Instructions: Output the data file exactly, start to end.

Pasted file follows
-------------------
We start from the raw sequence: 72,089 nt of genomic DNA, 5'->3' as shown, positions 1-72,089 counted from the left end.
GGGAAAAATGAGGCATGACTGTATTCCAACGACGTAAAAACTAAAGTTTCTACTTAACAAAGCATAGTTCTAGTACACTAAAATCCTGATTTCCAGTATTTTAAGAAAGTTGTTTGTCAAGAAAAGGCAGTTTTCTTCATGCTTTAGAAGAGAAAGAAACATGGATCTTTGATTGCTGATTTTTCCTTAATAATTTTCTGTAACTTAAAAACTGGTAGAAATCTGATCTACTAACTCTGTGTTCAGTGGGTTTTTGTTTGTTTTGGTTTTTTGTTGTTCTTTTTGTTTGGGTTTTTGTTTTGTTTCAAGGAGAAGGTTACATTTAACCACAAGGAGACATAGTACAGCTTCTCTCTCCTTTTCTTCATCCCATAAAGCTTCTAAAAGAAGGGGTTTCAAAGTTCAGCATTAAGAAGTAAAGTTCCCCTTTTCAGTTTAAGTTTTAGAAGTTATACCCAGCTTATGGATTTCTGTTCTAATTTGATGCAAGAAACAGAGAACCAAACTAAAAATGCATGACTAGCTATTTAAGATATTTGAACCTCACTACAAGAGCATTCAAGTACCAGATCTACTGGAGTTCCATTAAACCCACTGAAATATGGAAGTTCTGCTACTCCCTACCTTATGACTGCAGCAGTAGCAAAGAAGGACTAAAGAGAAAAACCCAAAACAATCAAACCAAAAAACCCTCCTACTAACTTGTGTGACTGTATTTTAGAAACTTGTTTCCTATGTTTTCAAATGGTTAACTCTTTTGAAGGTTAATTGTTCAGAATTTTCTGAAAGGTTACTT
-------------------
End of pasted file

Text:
We start from the raw sequence: 72,089 nt of genomic DNA, 5'->3' as shown, positions 1-72,089 counted from the left end.
GGGAAAAATGAGGCATGACTGTATTCCAACGACGTAAAAACTAAAGTTTCTACTTAACAAAGCATAGTTCTAGTACACTAAAATCCTGATTTCCAGTATTTTAAGAAAGTTGTTTGTCAAGAAAAGGCAGTTTTCTTCATGCTTTAGAAGAGAAAGAAACATGGATCTTTGATTGCTGATTTTTCCTTAATAATTTTCTGTAACTTAAAAACTGGTAGAAATCTGATCTACTAACTCTGTGTTCAGTGGGTTTTTGTTTGTTTTGGTTTTTTGTTGTTCTTTTTGTTTGGGTTTTTGTTTTGTTTCAAGGAGAAGGTTACATTTAACCACAAGGAGACATAGTACAGCTTCTCTCTCCTTTTCTTCATCCCATAAAGCTTCTAAAAGAAGGGGTTTCAAAGTTCAGCATTAAGAAGTAAAGTTCCCCTTTTCAGTTTAAGTTTTAGAAGTTATACCCAGCTTATGGATTTCTGTTCTAATTTGATGCAAGAAACAGAGAACCAAACTAAAAATGCATGACTAGCTATTTAAGATATTTGAACCTCACTACAAGAGCATTCAAGTACCAGATCTACTGGAGTTCCATTAAACCCACTGAAATATGGAAGTTCTGCTACTCCCTACCTTATGACTGCAGCAGTAGCAAAGAAGGACTAAAGAGAAAAACCCAAAACAATCAAACCAAAAAACCCTCCTACTAACTTGTGTGACTGTATTTTAGAAACTTGTTTCCTATGTTTTCAAATGGTTAACTCTTTTGAAGGTTAATTGTTCAGAATTTTCTGAAAGGTTACTT